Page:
Posts Tagged ‘heart disease’

REPOST: 6 Health Hazards Linked to Lack of Sleep

This report from ABC News talks about a few health hazards linked to sleep deprivation. Find out about these diseases below:


Lack of sleep has been linked to a number of health problems including heart disease and cancer.

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Beyond leaving you drowsy and irritable, sleepless nights can take a serious toll on your physical and mental health.

“We know sleep is a critical biological function that influences a wide variety of physiological process,” said Dr. Susan Redline, a sleep specialist at Brigham and Women’s Hospital in Boston. “Sleep deficiency can affect mood and the ability to make memories and learn, but it also affects metabolism, appetite, blood pressure, levels of inflammation in the body and perhaps even the immune response.”

Lack of sleep has been linked to stroke, obesity, diabetes, anxiety, depression and the country’s No. 1 killers: heart disease and cancer. Read on to learn the health hazards of sleep deficiency and how you can sleep better.

Heart Disease

Getting seven hours of shut-eye after a day of healthy eating and moderate exercise can lower the risk of heart disease by up to 65 percent, according to a 2013 study published in the European Journal of Preventive Cardiology.

“It is always important to confirm results,” study author Monique Verschuren of the National Institute for Public Health and the Environment in the Netherlands said in a statement. “But the evidence is certainly growing that sleep should be added to our list of [cardiovascular disease] risk factors.”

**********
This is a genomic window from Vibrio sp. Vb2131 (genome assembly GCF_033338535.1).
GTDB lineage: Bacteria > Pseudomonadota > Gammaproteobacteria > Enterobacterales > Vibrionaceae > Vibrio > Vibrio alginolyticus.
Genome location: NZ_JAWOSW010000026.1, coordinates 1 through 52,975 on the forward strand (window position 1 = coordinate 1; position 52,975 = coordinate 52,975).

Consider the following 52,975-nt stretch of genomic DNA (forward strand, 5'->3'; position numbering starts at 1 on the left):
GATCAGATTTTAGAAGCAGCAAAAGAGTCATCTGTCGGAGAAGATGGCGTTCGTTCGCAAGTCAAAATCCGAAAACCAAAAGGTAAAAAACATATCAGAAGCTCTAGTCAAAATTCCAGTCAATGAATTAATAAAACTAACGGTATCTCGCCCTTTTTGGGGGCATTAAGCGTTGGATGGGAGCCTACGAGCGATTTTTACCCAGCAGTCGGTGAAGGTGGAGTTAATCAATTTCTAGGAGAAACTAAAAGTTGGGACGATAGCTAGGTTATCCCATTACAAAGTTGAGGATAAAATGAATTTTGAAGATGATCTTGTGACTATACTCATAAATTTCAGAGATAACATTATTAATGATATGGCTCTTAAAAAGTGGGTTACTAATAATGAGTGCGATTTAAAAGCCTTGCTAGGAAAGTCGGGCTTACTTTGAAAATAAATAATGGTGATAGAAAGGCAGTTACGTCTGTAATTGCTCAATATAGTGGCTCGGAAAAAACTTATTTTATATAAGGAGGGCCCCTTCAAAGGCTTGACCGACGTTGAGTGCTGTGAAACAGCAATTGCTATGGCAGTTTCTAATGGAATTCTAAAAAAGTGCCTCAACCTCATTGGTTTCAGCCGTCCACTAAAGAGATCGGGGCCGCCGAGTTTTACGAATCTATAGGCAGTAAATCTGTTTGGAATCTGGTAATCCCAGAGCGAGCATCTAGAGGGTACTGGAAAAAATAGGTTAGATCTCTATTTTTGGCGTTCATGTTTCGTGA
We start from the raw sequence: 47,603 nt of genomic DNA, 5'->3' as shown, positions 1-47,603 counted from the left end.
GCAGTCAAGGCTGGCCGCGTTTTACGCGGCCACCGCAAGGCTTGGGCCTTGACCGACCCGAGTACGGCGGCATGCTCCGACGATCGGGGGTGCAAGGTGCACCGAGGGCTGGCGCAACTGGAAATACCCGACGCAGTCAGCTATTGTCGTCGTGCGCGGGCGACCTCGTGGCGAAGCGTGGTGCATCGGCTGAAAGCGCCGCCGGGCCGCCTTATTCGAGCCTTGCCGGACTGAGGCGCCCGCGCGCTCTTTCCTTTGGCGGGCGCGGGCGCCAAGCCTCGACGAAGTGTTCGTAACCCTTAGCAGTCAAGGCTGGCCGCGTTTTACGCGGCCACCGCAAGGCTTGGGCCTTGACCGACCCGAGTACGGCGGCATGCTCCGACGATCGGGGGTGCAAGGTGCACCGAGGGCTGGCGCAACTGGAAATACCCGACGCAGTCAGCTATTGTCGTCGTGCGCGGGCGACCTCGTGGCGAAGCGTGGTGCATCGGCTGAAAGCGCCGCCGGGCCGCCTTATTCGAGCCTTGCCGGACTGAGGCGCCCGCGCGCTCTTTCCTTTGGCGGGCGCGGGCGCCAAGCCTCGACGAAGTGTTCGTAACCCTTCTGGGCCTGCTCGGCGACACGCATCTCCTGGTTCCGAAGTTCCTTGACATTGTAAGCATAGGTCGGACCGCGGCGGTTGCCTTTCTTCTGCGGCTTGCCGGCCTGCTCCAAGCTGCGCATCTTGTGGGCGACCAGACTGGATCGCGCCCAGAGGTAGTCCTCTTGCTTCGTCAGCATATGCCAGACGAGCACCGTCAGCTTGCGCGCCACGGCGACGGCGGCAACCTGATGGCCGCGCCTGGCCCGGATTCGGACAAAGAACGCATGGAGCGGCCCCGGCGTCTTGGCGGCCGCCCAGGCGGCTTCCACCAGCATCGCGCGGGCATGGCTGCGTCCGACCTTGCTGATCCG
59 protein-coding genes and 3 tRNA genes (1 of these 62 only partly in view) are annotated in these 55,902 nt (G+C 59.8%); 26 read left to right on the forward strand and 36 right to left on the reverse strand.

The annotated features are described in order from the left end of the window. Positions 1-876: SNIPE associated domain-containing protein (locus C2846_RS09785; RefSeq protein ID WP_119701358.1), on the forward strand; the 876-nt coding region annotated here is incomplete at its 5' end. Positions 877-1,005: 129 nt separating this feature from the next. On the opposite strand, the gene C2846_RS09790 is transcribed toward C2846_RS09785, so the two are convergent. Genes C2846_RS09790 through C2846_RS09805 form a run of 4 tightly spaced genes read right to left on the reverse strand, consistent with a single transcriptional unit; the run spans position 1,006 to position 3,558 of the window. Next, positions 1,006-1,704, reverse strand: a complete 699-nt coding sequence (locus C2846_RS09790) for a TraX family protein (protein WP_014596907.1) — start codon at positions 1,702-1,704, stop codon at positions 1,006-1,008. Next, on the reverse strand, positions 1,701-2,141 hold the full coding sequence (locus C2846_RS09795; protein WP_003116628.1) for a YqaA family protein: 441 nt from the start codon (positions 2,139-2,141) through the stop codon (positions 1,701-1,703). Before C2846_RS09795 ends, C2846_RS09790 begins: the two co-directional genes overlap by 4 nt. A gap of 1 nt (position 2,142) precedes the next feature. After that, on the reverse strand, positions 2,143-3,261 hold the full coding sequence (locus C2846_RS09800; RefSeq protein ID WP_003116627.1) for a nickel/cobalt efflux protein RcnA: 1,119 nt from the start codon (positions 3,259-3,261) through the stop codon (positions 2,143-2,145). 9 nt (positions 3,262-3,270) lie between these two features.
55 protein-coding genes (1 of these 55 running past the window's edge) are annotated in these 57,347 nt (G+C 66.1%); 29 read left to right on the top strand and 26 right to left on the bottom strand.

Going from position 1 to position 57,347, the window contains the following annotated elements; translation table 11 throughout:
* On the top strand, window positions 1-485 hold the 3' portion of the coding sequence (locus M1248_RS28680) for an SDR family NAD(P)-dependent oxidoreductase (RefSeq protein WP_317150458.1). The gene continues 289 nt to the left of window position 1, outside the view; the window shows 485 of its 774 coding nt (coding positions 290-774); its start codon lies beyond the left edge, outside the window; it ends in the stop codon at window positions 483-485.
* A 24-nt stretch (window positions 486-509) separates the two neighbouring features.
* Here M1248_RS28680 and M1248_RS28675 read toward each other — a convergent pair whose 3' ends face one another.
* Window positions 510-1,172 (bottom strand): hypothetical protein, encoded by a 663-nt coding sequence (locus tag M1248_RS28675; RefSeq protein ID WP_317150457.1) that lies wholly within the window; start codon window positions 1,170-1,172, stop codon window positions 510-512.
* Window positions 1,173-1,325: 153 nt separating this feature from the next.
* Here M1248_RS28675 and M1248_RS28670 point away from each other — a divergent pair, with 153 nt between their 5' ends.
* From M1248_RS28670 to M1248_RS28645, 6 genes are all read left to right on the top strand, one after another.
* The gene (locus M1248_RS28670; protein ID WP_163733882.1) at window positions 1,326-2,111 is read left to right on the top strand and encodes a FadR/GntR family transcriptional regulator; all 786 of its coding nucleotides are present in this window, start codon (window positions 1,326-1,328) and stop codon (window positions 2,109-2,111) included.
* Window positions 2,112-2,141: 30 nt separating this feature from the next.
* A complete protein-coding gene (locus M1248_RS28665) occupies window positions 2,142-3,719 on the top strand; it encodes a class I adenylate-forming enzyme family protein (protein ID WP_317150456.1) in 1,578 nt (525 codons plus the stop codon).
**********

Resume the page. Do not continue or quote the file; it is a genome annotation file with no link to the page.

The study added to a growing body of evidence that sleep is key for heart health. A 2011 study published in the European Heart Journal found people who slept fewer than six hours a night were 48 percent more likely to develop or die from heart disease.


A study of more than 5,600 people found those who slept fewer than six hours a night were more likely to suffer a stroke than their well-rested counterparts.

“We speculate that short sleep duration is a precursor to other traditional stroke risk factors, and once these traditional stroke risk factors are present, then perhaps they become stronger risk factors than sleep duration alone,” Megan Ruiter of the University of Alabama at Birmingham said in a statement.

Stroke risk is also higher in people who are overweight, diabetic or hypertensive — all conditions linked to poor sleep.

Obesity and Diabetes

Sporadic and irregular sleep can raise blood sugar levels and slow the body’s metabolism, increasing the risk of obesity and diabetes, according to an April 2012 study published in the journal Science Translational Medicine.

“The evidence is clear that getting enough sleep is important for health,” said study author Orfeu Buxton, a neuroscientist at Brigham and Women’s Hospital in Boston.

Sleep deficiency can also lead to bad food choices, according to a study that found the sight of unhealthy food activated reward centers in the brains of sleep-deprived people.

“The results suggest that, under restricted sleep, individuals will find unhealthy foods highly salient and rewarding, which may lead to greater consumption of those foods,” said study author Marie-Pierre St-Onge from St. Luke’s Roosevelt Hospital Center and Columbia University in New York. “Indeed, food intake data from this same study showed that participants ate more overall and consumed more fat after a period of sleep restriction compared to regular sleep.”